A recent retelling of this story occurs on the blog of one Cory Copeland, in his post, “Sex and the Good Girl.”  Now, I don’t know Cory, but I’m sure he’s not a sexist pig who hates women–that’s just it. You don’t have to be a sexist pig to tell this story because it’s so ingrained in our culture that we don’t even notice the problems with it. And I don’t write this post to pick on him. I write it because Cory seems to have a handle on language. He retells this tired, old tale in a way that shines new light on it.

But the things that new light reveal are disturbing. Things that have been there, all along, lurking in the dark, that we may have stopped noticing after hearing this story for the 900th time.

I want to talk about some of the problems with this “good-virgin-girl meets bad-manipulative-boy” tale, and I am going to use Cory’s piece as a framework for my thoughts, again, not to pick on Cory or accuse him of sexism, but to get us all to look at a familiar narrative in a new way.

First off, let’s talk about the girl. She’s never very human in these stories, is she? Copeland describes her as an “angel,” a “light,” and a “bastion of hope.” No where does the story talk of the girl’s sexual agency. She does not desire sex, because good girls do not do such things.

Secondly, let’s talk about the boy. Many versions of the tale will use the tale as a scare tactic and paint all men out to be just like this boy. Cory doesn’t appear to do that here. However, he does give us an obvious insight into what boys like this really are. He continues to touch the girl, even though she continuously pushes his hands away. He is “relentless and vile in his objections to her goodness,”  he “bombard[s] her wits with fallacies of unrequited love and lacking attention.” Cory even mentions that the boy “had played this game before and he was good.” This boy is manipulative and, I would even argue, mentally and sexually abusive. Not only that, but, like most abusers, he knows what he’s doing. He knows how to get inside the girl’s mind.

Let’s talk about consent. The boy didn’t have it. She pushed his hands away, she was clear about her boundaries. He wouldn’t take no for an answer. “The good girl could take no more–“when Cory states this, it is not in the contexts of the girl’s raging passions (she doesn’t have those, remember?) but in the context of the boy’s “vile and relentless” unwanted advances.

The girl does not enthusiastically fall into bed with this boy. She gives in to his constant, manipulative pressure. As my friend Dianna Anderson mentioned in a comment on Cory’s blog, “a yes is only a yes when a no is possible.” This boy obviously wouldn’t take no for an answ

Let’s talk about goodness. Several times in this story, Cory equates goodness with virginity. He talks of the boy objecting to her “goodness,” and when the girl gives in to the boy, he talks of her as being stripped of “righteousness. He does mention later that one’s goodness is not completely lost by the loss of virginity–that God can forgive and redeem. But the point of this tale has not changed throughout the years–the act of having a penis in one’s vagina makes one impure, regardless of how the penis got there.

The girl did not have to desire sex in order to be made impure from it. She didn’t have to consent. If it happened, she was guilty and in need of redemption, not from the brokenness and pain of having to suffer abuse, but from her loss of virginity.

Let’s talk about Cory’s response. One thing that stuck out to me, more than anything, was not even the story itself but peoples’ quickness to defend it. Cory himself responded to criticism pointing out the boy’s abusive tendencies.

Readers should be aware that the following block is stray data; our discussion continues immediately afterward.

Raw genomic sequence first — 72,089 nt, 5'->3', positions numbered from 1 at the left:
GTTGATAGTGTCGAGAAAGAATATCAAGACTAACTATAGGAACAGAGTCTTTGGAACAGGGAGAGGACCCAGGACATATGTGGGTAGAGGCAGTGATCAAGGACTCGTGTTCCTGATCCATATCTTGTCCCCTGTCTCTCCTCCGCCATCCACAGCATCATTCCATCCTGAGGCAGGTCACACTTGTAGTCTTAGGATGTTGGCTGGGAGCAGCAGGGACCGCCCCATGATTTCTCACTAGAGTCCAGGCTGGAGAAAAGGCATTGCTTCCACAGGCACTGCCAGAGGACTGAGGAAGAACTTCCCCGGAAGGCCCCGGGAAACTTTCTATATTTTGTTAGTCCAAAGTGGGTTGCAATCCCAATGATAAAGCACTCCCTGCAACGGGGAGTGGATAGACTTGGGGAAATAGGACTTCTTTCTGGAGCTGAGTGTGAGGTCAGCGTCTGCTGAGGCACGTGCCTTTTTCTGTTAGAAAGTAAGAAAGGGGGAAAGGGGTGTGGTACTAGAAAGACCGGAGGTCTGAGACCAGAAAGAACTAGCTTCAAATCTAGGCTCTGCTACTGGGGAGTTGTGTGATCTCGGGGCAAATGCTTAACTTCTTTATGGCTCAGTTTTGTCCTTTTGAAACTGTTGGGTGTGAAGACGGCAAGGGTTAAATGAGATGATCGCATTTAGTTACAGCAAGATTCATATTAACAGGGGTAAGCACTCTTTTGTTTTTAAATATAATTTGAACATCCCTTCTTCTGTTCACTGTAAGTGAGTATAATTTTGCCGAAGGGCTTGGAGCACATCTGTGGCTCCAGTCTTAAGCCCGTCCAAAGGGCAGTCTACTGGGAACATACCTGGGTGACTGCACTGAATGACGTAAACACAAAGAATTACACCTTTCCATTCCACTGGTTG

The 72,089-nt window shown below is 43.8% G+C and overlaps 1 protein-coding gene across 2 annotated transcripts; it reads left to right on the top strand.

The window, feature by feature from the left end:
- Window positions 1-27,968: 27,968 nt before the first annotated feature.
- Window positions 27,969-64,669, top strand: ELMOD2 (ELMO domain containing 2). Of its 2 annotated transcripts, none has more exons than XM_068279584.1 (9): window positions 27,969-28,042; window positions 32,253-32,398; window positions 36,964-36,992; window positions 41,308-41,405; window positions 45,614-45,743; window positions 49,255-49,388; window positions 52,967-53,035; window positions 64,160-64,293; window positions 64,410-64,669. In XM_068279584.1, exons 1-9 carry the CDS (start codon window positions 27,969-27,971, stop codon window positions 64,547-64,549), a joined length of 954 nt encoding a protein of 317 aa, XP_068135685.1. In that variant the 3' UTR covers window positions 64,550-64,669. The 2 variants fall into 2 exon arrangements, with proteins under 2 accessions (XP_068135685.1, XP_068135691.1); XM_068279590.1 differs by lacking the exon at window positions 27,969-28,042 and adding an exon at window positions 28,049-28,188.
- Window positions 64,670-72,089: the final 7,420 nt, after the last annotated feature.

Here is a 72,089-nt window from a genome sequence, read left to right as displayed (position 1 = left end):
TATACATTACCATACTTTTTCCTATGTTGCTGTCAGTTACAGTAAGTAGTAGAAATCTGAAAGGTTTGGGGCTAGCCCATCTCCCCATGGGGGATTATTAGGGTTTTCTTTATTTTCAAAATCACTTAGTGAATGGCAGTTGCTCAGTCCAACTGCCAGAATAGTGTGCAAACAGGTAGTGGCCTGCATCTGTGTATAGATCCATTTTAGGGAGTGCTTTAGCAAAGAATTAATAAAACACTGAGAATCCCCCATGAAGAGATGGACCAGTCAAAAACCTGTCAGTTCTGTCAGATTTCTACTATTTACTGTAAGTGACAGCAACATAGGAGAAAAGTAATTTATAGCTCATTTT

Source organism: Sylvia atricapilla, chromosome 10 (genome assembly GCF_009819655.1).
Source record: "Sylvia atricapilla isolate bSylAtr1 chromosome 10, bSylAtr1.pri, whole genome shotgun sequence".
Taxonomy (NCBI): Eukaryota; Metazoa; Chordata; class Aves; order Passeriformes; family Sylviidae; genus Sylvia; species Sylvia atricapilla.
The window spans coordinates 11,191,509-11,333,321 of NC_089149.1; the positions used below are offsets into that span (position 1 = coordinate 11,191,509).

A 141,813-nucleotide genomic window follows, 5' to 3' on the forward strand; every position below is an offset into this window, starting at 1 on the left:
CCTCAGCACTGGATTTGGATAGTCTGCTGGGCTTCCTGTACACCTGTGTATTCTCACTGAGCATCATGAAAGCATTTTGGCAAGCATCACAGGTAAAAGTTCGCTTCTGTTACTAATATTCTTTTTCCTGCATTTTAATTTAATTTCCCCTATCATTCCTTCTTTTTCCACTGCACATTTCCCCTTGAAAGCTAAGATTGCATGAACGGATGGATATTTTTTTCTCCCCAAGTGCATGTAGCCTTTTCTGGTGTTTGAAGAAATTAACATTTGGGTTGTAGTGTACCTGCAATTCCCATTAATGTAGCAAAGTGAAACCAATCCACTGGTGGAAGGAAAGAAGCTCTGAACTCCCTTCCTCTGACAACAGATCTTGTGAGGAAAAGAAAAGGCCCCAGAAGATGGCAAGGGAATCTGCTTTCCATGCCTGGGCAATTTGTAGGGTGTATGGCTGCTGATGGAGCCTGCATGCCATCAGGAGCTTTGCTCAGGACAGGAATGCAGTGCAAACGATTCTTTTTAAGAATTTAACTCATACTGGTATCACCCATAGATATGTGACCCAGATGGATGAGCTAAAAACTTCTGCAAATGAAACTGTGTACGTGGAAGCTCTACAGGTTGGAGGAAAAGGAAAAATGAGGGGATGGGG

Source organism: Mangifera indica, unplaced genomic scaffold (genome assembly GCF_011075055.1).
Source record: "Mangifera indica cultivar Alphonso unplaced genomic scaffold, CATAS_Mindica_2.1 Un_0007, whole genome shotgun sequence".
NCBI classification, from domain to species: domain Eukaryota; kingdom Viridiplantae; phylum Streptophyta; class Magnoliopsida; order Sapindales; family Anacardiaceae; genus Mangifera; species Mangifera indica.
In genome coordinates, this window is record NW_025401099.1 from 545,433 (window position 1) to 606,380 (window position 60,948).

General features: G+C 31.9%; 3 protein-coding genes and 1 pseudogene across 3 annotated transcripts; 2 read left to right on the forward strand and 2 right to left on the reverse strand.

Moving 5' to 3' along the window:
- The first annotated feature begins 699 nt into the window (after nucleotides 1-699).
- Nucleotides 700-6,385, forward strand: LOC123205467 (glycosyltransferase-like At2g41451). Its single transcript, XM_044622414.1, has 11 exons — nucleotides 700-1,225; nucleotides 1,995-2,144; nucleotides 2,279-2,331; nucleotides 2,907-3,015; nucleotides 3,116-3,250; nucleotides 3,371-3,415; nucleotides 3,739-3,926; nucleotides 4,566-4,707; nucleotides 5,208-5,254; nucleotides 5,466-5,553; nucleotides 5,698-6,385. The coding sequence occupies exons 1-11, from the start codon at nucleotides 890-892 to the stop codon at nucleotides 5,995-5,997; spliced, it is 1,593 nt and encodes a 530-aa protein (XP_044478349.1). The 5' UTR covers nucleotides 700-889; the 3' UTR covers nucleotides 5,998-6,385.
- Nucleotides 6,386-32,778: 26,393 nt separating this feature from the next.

His response was, “The story wasn’t about the boy. It was about the girl and her struggles. That’s the story I chose to tell. Respect that.”

But the story IS about the boy. It has to be about the boy, because consent changes everything. If the boy didn’t have consent (he didn’t), the moral of the story (that the girl is no longer pure and needs redemption) is wrong.

Why are we so afraid to address the fact that consent did not exist in this story?

Is it because we’re too afraid to write new stories? To tell our own stories? To ask questions about sexuality and think critically about the issues? To stop thinking in black and white dichotomies and start exploring gray areas?

What are we afraid of?

Finally, let’s talk about stories. Is this old tale merely a work of fiction? To quote Dianna Anderson again, “We tell stories because it’s how we process the world. We also learn lessons from stories…we are processing our life through metaphor and symbolism and through the characters presented within stories. Fictional or not, there is always something to be learned when a story is told.”

This story is teaching women how to view themselves, how to feel about abuse and about consent. How to feel about sex and goodness.  How to feel about God and about redemption and about men.

And what it is teaching is harmful.

Cory asks his readers to respect his retelling of this old tale. That’s something I cannot do. In fact, I’d like to reclaim this story.

Because it’s my story.

I was the girl who said no. I was the girl who pushed the boy’s hands away again and again, until out of fear and manipulation, he managed to get an “okay, I guess” out of me. I was the girl who had to feel worthless because I had heard this story so many times growing up. I was the girl who new so little about consent because of this story that, even when I managed to finally say “No,” and he did it anyway, I thought it was my fault.

I’ve heard this story from the preacher and the male blogger and the abstinence-only teacher and the father and the television show.

But, as my Twitter friend Ally Clendineng points out, it’s not their story. They don’t get to tell it however they want. They don’t get to make it about “just the girl.” They don’t get to ignore the absence of consent. They don’t get to make it about the girl’s goodness or purity. They don’t get to choose the moral of this story.

This story needs a new moral. One about what consent looks like and what healthy, consensual sex is. One about holding abusers accountable and about assuring victims that they do not need to feel at fault. One where goodness does not equal virginity. Where women are complex, sexual human beings who can have a sex drive (unless they are one of the 1 in 100 adults who are asexual) and still say “No,” rather than glowing angels of light who would never even dream of wanting sex.

This is the story of all women who have been manipulated, coerced, and sexually abused. This is our story.

We get to decide what to take from it.